Waterton Valley Trail

A hiker with a red backpack traverses the Waterton Valley Trail, surrounded by a vibrant alpine meadow dotted with purple wildflowers.

Distance26.8 miles (43.13 km)
Elevation Gain5,472 ft (1,668 m)
Difficulty LevelChallenging
Trail TypeOut and Back

The Waterton Valley Trail serves as a vital artery through Glacier National Park, connecting various stunning destinations such as Stoney Indian Pass, Atsina Lake, Mokowanis Lake, and Stoney Indian Lake.

It also offers access to the unofficial trail leading to the mesmerizing Ipasha Falls. However, embarking on this adventure demands thorough preparation and caution.

Hikers venturing onto the Waterton Valley Trail must come equipped with ample supplies. This includes provisions for food, water, extra clothing, and full camping gear. Given the remote nature of the trail, ensuring water sterilization and purification methods are available is crucial.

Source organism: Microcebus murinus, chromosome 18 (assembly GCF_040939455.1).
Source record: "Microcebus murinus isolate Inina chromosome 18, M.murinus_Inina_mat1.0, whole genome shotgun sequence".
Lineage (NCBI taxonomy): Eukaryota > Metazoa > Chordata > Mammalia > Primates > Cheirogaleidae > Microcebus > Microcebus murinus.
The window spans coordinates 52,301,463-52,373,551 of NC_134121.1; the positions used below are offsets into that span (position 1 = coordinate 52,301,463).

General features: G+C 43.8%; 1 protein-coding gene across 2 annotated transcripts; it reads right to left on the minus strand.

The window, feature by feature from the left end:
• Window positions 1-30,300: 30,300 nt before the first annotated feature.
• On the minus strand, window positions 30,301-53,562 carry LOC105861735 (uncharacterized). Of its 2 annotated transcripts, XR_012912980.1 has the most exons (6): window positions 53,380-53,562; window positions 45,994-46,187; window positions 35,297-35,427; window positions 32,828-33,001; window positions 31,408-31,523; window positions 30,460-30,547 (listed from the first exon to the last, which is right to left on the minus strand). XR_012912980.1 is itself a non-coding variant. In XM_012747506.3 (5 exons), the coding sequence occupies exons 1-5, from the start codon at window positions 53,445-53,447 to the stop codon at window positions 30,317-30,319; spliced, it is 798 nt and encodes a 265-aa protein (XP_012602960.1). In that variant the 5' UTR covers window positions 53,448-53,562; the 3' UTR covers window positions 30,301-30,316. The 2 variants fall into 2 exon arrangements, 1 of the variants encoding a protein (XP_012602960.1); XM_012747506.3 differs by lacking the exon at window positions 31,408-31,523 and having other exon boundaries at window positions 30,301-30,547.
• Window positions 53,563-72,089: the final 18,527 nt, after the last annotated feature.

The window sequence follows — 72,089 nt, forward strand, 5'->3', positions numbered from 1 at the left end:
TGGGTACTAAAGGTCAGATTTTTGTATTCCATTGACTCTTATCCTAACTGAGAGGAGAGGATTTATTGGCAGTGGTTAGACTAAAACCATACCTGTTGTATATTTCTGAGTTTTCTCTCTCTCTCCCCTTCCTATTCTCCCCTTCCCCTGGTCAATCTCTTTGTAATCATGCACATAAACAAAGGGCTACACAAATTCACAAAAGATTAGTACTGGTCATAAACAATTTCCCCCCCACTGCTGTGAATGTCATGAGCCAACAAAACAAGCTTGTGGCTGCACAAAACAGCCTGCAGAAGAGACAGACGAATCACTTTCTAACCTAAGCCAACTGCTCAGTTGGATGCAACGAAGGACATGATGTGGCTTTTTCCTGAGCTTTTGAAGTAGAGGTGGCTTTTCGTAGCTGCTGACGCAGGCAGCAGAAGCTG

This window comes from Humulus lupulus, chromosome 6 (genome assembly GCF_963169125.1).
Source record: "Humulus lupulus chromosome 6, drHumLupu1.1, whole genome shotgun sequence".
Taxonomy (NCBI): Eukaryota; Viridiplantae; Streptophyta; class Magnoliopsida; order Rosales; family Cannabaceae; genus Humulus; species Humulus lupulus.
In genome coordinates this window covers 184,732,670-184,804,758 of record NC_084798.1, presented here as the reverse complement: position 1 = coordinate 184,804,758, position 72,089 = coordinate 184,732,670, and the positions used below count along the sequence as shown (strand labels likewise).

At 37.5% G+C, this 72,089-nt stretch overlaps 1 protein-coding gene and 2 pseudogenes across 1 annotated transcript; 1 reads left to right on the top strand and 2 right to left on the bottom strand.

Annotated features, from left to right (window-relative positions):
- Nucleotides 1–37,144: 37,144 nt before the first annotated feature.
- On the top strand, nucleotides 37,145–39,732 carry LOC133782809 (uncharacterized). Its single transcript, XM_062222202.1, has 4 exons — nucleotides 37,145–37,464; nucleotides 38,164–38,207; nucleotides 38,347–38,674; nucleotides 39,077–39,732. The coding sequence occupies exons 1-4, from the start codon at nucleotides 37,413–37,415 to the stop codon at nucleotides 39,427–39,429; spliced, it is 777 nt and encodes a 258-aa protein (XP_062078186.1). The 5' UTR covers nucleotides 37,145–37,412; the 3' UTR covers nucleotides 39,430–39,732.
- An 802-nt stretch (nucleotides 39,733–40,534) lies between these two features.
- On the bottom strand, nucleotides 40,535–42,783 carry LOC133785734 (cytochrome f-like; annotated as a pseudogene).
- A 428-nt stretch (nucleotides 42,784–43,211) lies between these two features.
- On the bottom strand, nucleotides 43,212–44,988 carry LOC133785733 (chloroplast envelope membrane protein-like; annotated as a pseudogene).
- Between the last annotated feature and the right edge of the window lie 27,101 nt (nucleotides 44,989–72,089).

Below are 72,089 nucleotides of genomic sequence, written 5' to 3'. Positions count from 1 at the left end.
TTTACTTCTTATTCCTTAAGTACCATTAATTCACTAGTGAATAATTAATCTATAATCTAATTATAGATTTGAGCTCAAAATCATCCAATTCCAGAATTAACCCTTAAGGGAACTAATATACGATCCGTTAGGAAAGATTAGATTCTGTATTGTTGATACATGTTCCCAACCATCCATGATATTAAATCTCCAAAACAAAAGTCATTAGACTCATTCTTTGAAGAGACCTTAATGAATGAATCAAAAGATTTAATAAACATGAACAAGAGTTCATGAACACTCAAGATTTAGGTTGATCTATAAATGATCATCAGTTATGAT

Carrying emergency equipment and a GPS locator is a necessity, as the rugged terrain and isolation can pose risks, especially for solo hikers.

Covering a length of 26.8 miles, with an additional distance to Ipasha Falls, the trail is considered challenging. Most hikers spend around 13 and a half hours navigating its twists and turns. Despite its difficulty, many find solace and joy in the solitude of the trail, relishing the opportunity to immerse themselves in the pristine wilderness.

For those considering tackling the Waterton Valley Trail, the optimal time to do so is between May and September. During this period, the weather is generally more favorable, and the trail is more accessible, allowing hikers to fully appreciate the splendor of Glacier National Park.

Activities You Can Enjoy at Ipasha Falls

Sunlight filters through the trees, casting a warm glow over Ipasha waterfall and a rocky stream in a serene, verdant landscape in Montana.

Immersed in the untamed beauty of Glacier National Park, Ipasha Falls offers a tranquil sanctuary for outdoor enthusiasts seeking adventure and solitude.